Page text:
There’s a small exotic cat crisis in our country as much as a big cat crisis. Lately, news stories have been popping up all over the country about escaped exotic “pets.”
Yes, we’re making some progress on local and state levels with regulations about private ownership of big cats. And the Big Cat Public Safety Act has become law.
But, when it comes to smaller exotic cats, that’s a different story altogether.
The plight of privately-owned, small wildcats
Whether it’s servals, caracals, bobcats, or lynx, owners seem to think that, because the cat is small, it can indeed be a “pet.” And breeders, who sell these cats for thousands of dollars, are happy to profit off the growing desire for the cats.
Social Media channels, like TikTok, fuel the issue by featuring videos of people with their so-called serval and bobcat pets. The sad reality is most cats featured are adolescents.
Over my decades of running a sanctuary, rarely do people keep their pets past the age of two or three.
Providing proper care and a suitable environment for these wild cats is far more than most owners were bargaining for. And too often, we see these animals put in harm’s way after they escape the owner’s home.
It’s become so frequent that it’s in the headlines weekly across the United States. In fact, there’s rarely a week that goes by where I don’t see ‘escaped serval’ or ‘escaped bobcat’ in the headlines.
Authorities in most jurisdictions have never had to deal with exotic cats. And they shouldn’t have to, it isn’t something they’re trained in.
Navigating the patchwork of laws and ordinances regarding smaller exotic cats is even more challenging for them than the big cats.
On top of that, owners are misleading authorities. They try to get their wild cats back by claiming their cat is a domestic cat hybrid.
Though the cat they owned is an African serval, they often lie to authorities saying it’s a Savannah cat (a cross between a domestic cat and an African serval).
Just like us, sanctuaries throughout the country have dozens of servals in their care. Those who owners claimed to be Savannah cats to try and get around ordinances or laws.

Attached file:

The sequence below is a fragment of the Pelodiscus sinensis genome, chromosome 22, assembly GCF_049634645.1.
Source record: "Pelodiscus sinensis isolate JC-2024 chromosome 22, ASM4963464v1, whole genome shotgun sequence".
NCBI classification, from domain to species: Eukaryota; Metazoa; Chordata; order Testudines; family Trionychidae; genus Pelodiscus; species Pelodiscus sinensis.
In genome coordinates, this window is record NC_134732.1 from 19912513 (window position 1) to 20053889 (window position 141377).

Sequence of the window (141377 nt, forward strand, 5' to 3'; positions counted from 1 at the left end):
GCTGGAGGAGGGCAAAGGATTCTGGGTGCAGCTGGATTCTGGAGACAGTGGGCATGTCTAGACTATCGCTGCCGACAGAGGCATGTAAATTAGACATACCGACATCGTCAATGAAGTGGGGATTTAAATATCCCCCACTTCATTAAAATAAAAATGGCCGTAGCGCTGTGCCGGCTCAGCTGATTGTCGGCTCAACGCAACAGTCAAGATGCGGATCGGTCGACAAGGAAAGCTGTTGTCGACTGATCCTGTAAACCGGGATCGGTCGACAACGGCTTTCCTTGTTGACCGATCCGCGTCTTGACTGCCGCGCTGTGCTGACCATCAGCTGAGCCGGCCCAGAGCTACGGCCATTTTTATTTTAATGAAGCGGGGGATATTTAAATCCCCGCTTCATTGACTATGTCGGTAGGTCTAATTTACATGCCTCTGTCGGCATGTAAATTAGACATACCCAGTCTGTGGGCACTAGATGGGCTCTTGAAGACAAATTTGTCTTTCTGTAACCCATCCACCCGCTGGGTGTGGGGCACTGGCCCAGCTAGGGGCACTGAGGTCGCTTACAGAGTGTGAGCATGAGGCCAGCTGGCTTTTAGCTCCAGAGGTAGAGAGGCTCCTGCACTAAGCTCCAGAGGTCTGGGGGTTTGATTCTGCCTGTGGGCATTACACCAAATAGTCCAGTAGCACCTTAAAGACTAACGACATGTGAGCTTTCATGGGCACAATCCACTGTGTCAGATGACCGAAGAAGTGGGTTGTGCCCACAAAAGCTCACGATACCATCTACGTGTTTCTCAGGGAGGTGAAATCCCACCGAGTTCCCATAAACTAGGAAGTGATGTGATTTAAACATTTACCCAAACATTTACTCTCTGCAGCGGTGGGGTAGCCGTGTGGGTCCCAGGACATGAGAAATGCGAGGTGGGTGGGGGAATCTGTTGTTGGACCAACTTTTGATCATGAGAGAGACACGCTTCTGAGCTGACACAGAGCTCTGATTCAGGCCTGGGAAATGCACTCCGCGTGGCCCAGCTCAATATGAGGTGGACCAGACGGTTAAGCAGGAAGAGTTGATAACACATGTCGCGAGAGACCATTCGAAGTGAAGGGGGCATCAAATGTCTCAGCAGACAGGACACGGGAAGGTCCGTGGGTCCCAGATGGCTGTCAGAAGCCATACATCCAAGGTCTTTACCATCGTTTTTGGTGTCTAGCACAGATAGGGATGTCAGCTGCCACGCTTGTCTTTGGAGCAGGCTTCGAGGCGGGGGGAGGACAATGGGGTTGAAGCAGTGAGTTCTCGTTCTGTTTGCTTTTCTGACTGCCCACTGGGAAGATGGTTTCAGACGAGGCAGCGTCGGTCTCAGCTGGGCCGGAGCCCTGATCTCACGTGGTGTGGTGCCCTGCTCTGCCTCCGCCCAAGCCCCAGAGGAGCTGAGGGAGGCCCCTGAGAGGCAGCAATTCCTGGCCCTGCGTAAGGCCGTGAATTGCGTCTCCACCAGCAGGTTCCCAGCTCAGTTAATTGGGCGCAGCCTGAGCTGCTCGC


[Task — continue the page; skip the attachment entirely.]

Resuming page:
Not only are private owners lying that their 100% wildcat serval is a hybrid, but they’re also doing the same with bobcats. They claim they’re pixie-bobs.
This misinformation puts even more people at risk, including veterinarians, the public and visitors they bring into their home.
Even when the cat is identified as a 100% wildcat, authorities may defer to the exotic animal owner because their legal authority is cloudy.
We saw this recently in Detroit when two of five caracals escaped from their owner. It was reported this was the third escape of the same caracals.
Though she was ordered to relocate them (like so many other owners are), it’s been reported she’s hired an attorney to fight that order. .
You can understand how authorities can easily be misled about wild exotic wild cats vs hybrids:
What we do
Each time we learn about these incidents in the news, we contact local authorities to help educate them about why these cats need to be in sanctuaries.
Most are happy to work with us, but their hands are often legally tied. They can urge the owner to surrender the cat but can’t force that.
When owners are given the option of relocating the cats, we sometimes see the cats relocated to those who quietly return them to owners, once the publicity has died down. Or owners relocate to an area with no exotic cat regulations at all.
Over the years, we’ve made presentations to the annual conference of the Minnesota Sheriff’s Association to help educate first responders about exotic cats. We’ve also helped draft statewide legislation.
Several times a month we’re contacted to identify a loose or captured cat that authorities believe to be wild, but the owner claims it’s a domestic hybrid.
We confirm that the cat is a 100% wildcat, but then often don’t know how the case ended.
The more we can help educate, the more cats can be saved. We know change starts on the local level. Thank you helping educate about appropriate pets by sharing posts, writing letters to editors and helping educate locally.
Wildcats should never be kept as pets, no matter the size.